Reparative/Redemptive Reading from Reading Gaol: Towards a Eucharistic Theory of Interpretation
O'Malley, Patrick R.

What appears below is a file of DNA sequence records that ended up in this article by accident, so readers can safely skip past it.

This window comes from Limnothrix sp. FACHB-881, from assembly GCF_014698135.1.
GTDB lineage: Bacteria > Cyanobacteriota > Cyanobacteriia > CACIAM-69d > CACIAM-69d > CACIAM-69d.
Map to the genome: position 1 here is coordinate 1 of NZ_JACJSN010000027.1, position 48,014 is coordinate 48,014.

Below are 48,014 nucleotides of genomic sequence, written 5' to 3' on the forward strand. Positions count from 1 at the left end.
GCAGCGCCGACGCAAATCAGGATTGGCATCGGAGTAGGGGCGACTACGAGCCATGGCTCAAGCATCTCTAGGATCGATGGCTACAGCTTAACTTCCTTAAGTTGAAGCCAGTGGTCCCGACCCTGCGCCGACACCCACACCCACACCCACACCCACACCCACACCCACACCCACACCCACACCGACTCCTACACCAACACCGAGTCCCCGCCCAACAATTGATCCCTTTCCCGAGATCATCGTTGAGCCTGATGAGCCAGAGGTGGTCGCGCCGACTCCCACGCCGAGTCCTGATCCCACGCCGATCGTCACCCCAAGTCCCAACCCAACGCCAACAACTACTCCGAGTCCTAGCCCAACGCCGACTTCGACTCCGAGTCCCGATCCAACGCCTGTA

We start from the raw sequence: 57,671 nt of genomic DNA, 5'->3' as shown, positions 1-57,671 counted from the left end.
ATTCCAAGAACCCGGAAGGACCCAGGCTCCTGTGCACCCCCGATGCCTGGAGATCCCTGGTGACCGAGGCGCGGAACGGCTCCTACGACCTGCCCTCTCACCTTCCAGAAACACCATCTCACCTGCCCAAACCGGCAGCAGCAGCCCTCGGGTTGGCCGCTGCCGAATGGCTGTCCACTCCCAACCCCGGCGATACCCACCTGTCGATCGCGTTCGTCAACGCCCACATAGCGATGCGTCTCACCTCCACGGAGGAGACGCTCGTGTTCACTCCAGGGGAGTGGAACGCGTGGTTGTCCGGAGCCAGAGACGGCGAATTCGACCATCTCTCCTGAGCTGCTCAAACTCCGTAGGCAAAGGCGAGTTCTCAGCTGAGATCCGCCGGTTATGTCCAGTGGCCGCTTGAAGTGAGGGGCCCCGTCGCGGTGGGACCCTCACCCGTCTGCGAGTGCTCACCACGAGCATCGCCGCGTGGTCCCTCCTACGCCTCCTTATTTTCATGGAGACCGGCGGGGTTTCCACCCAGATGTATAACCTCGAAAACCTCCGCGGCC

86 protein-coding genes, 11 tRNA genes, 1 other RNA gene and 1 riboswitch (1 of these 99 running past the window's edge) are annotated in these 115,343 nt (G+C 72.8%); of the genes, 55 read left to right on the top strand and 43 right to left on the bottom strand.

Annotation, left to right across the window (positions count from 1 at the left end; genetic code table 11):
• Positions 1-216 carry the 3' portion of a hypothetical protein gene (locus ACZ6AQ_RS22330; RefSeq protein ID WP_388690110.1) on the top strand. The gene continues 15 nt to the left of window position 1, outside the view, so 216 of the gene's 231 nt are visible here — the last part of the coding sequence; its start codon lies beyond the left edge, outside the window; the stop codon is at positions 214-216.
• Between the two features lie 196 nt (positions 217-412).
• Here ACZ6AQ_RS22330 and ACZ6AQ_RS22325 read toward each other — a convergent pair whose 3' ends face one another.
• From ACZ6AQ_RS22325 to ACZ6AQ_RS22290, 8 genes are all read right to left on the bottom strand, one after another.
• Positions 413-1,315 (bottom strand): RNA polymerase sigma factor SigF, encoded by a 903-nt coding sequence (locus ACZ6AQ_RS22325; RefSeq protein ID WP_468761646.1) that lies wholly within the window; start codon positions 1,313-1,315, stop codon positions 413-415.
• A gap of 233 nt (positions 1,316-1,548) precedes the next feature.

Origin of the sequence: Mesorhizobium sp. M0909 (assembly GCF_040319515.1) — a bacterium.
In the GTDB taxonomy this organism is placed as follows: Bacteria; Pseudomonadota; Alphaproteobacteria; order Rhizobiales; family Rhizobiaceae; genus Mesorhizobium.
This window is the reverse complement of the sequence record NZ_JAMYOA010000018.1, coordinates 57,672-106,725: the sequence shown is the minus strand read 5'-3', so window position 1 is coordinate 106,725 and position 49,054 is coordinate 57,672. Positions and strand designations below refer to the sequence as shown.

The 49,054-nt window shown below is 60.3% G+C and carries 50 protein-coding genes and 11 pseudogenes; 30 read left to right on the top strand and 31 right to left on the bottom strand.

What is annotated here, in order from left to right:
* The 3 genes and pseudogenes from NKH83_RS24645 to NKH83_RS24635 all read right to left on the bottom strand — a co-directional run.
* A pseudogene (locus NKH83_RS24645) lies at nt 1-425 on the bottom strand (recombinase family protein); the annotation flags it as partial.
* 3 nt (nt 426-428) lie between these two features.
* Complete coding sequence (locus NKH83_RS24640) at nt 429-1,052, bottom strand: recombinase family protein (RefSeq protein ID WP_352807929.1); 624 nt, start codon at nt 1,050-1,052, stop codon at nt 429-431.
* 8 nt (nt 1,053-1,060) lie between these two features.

This thesis argues that Oscar Wilde anticipates Eve Kosofsky Sedgwick’s conceptof reparative reading. In 2003’s Touching Feeling: Affect, Pedagogy, Performativity,Sedgwick argues that the hermeneutics of suspicion – whereby the reader exposes theunjust power structures lying beneath the surface of a cultural object – has becomeendemic to literary studies in a way that limits scholars’ political and interpretive impact.She offers reparative reading as an alternative approach that prioritizes the curatorialaffects of hope and nurture, enabling scholars to find sustenance in cultural objects madewith hostile intent.Though a very different text from Touching Feeling, Wilde’s De Profundis alsoarticulates an approach to cultural objects that can productively be understood asreparative. Incarcerated for “gross indecency” with other men, Wilde refuses to acceptthe punitive and disciplinary intent of the prison system, instead re-envisioning its harshmechanisms as means for spiritual growth and aesthetic development. In my introduction,I compare the two texts, arguing that both ultimately advocate a model of reading that Icall Eucharistic. I then outline this Eucharistic model, drawing on Roman Catholicsacramental theology to crystallize the affective motives and political investments ofWilde and Sedgwick’s projects. Finally, I situate this Eucharistic model in the currentscholarly conversation on queer theory.In each of the chapters, I analyze how Wilde reparatively engages various aspectsof the Christian tradition to nurture his identity as a queer man. The first chapterconsiders “The Fisherman and His Soul,” a fairy-tale published in 1891’s A House ofPomegranates, and argues that Wilde undermines the false binary between sensuality andspirituality by figuring a self-righteous priest and the titular lovestruck fisherman asdoubles of one another. The second chapter argues that Wilde embeds baptismal andEucharistic imagery in The Importance of Being Earnest, repackaging the eroticizedCatholicism of earlier works to appeal to a mainstream, middle-class Anglican audience.My final chapter returns to De Profundis, arguing that we should see the letter as areparative reworking of the biblical epistles of St. Paul.
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